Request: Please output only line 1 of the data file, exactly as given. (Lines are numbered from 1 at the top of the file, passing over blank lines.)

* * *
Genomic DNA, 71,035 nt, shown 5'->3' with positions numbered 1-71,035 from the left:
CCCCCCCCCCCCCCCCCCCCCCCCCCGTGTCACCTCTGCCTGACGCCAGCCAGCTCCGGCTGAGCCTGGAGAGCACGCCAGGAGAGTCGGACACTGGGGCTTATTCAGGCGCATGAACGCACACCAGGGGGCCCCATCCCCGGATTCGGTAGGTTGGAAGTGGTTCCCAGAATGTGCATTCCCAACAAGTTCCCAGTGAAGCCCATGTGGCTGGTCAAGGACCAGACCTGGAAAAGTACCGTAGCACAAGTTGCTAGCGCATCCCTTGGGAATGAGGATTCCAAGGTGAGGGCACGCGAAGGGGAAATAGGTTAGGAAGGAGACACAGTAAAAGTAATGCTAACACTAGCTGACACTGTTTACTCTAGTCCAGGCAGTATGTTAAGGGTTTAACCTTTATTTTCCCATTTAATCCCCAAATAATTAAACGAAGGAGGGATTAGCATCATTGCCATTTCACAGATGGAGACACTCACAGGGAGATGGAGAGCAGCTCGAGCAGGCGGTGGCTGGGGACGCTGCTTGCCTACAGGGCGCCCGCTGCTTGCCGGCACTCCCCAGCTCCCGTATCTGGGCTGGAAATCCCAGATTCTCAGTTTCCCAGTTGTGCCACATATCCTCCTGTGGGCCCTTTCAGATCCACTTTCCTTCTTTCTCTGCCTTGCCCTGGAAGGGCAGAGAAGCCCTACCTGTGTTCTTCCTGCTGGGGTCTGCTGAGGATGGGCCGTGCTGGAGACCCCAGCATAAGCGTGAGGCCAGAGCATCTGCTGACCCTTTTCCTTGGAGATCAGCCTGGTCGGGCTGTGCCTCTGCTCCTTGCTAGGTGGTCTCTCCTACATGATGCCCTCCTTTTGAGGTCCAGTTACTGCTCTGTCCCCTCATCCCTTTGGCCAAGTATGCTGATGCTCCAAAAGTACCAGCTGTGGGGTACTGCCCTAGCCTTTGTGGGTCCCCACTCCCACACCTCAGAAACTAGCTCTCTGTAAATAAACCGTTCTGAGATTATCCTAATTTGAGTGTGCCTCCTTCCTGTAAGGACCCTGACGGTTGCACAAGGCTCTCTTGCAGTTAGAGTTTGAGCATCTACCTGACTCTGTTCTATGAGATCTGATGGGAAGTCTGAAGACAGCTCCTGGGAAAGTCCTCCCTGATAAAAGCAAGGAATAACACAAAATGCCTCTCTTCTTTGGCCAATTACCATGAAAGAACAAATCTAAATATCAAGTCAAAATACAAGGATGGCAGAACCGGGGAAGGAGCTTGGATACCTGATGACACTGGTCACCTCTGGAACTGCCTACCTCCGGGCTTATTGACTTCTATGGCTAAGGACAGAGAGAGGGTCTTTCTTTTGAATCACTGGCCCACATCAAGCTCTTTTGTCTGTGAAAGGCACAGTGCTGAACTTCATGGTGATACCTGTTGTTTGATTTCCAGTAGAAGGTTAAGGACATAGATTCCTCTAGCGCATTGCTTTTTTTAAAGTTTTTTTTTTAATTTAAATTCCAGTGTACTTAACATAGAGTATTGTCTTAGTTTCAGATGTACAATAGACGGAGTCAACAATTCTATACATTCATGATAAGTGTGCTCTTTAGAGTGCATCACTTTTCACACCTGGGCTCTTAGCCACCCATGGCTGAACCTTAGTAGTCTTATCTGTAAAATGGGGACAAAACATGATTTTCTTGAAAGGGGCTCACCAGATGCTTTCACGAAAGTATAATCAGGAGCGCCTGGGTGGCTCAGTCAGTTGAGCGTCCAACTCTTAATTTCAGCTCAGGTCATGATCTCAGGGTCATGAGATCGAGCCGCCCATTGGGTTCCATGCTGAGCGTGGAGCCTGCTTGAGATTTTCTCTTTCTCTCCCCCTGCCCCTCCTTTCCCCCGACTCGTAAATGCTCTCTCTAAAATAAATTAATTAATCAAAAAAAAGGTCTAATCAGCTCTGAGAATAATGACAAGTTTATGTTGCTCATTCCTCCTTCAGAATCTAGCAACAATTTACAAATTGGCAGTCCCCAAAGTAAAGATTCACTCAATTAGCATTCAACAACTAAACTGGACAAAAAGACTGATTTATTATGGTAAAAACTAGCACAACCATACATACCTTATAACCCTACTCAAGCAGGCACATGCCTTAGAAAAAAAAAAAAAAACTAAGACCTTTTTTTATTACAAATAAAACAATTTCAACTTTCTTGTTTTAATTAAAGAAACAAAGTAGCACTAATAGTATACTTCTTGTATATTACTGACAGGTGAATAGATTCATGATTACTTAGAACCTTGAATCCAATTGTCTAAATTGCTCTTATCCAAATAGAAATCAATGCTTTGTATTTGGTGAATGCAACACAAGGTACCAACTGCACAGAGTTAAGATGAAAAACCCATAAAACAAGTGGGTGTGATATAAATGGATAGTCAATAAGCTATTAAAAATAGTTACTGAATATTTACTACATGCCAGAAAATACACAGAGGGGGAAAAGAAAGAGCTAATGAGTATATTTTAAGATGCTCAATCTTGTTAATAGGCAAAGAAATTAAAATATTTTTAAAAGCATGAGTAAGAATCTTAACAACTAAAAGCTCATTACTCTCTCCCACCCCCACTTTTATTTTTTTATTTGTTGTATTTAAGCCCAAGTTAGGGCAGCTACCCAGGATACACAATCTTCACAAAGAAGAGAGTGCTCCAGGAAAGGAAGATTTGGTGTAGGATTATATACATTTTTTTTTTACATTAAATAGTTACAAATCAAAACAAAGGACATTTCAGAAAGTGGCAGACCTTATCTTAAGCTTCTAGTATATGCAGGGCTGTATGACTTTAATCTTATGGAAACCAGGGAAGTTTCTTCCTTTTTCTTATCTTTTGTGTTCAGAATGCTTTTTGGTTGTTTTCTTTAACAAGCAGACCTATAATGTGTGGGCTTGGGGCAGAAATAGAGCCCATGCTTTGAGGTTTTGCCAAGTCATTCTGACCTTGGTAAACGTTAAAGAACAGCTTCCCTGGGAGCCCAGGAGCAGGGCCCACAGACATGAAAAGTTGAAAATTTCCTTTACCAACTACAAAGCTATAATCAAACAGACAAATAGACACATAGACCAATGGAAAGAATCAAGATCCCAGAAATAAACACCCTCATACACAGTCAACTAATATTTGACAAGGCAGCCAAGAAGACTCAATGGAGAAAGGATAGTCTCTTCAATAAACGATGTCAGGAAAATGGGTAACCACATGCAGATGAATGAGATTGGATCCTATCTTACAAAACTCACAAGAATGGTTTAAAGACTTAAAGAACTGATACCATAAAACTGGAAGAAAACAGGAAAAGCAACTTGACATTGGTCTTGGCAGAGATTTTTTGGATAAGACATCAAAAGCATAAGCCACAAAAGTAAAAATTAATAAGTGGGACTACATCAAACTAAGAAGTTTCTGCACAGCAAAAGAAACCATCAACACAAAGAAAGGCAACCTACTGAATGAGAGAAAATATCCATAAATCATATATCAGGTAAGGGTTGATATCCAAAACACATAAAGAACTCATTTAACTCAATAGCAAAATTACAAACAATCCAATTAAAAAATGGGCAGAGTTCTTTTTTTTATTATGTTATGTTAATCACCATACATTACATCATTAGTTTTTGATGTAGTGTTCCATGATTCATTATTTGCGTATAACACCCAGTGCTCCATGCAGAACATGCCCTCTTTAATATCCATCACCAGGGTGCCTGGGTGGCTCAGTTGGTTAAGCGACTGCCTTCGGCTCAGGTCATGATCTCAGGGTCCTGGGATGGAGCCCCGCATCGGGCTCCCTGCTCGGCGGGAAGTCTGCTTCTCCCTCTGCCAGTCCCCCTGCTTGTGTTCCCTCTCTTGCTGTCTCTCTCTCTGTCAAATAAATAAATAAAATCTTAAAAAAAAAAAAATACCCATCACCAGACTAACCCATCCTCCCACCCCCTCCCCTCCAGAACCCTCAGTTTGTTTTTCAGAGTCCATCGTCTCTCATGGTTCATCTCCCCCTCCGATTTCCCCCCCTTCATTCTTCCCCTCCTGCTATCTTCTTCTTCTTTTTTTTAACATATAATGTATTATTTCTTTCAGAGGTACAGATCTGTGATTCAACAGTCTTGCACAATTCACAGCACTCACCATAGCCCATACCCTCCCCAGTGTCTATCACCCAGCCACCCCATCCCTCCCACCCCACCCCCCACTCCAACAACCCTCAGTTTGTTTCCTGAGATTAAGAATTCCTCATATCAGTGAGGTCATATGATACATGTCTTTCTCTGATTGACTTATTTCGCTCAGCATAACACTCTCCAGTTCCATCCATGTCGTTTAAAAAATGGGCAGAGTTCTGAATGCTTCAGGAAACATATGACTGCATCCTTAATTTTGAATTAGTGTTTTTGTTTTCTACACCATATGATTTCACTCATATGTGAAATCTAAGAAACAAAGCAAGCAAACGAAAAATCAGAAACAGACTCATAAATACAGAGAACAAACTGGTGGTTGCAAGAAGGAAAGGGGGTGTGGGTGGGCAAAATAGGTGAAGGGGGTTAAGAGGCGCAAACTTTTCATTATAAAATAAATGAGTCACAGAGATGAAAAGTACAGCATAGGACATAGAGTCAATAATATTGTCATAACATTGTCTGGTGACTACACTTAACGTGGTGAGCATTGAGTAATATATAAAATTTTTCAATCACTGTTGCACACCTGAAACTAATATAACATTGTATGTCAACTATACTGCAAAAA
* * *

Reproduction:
Genomic DNA, 71,035 nt, shown 5'->3' with positions numbered 1-71,035 from the left: